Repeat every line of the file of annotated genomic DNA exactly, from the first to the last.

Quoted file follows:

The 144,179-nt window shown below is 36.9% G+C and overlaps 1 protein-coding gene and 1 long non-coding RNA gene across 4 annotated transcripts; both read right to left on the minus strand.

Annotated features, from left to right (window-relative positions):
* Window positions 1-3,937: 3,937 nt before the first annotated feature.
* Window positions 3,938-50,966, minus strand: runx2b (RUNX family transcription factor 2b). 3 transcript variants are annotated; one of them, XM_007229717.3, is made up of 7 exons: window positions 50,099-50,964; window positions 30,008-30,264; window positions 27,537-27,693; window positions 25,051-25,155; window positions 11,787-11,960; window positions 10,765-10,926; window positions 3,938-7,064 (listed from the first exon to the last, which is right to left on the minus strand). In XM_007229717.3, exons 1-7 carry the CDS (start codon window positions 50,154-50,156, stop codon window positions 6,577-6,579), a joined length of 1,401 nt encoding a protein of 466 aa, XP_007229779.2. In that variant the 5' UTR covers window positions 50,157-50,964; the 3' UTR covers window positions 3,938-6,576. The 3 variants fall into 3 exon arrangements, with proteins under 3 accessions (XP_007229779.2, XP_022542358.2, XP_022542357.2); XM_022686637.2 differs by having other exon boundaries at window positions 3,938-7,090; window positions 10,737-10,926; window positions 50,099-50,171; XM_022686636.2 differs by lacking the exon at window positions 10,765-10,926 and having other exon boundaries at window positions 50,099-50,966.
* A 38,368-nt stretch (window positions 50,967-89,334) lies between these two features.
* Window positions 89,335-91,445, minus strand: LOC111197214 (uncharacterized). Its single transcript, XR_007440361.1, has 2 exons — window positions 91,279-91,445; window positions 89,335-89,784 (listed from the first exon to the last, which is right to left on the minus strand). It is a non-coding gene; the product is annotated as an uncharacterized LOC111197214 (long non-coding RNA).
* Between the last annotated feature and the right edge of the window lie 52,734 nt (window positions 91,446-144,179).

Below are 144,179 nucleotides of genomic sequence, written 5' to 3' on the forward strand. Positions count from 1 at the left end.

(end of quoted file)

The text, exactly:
The 144,179-nt window shown below is 36.9% G+C and overlaps 1 protein-coding gene and 1 long non-coding RNA gene across 4 annotated transcripts; both read right to left on the minus strand.

Annotated features, from left to right (window-relative positions):
* Window positions 1-3,937: 3,937 nt before the first annotated feature.
* Window positions 3,938-50,966, minus strand: runx2b (RUNX family transcription factor 2b). 3 transcript variants are annotated; one of them, XM_007229717.3, is made up of 7 exons: window positions 50,099-50,964; window positions 30,008-30,264; window positions 27,537-27,693; window positions 25,051-25,155; window positions 11,787-11,960; window positions 10,765-10,926; window positions 3,938-7,064 (listed from the first exon to the last, which is right to left on the minus strand). In XM_007229717.3, exons 1-7 carry the CDS (start codon window positions 50,154-50,156, stop codon window positions 6,577-6,579), a joined length of 1,401 nt encoding a protein of 466 aa, XP_007229779.2. In that variant the 5' UTR covers window positions 50,157-50,964; the 3' UTR covers window positions 3,938-6,576. The 3 variants fall into 3 exon arrangements, with proteins under 3 accessions (XP_007229779.2, XP_022542358.2, XP_022542357.2); XM_022686637.2 differs by having other exon boundaries at window positions 3,938-7,090; window positions 10,737-10,926; window positions 50,099-50,171; XM_022686636.2 differs by lacking the exon at window positions 10,765-10,926 and having other exon boundaries at window positions 50,099-50,966.
* A 38,368-nt stretch (window positions 50,967-89,334) lies between these two features.
* Window positions 89,335-91,445, minus strand: LOC111197214 (uncharacterized). Its single transcript, XR_007440361.1, has 2 exons — window positions 91,279-91,445; window positions 89,335-89,784 (listed from the first exon to the last, which is right to left on the minus strand). It is a non-coding gene; the product is annotated as an uncharacterized LOC111197214 (long non-coding RNA).
* Between the last annotated feature and the right edge of the window lie 52,734 nt (window positions 91,446-144,179).

Below are 144,179 nucleotides of genomic sequence, written 5' to 3' on the forward strand. Positions count from 1 at the left end.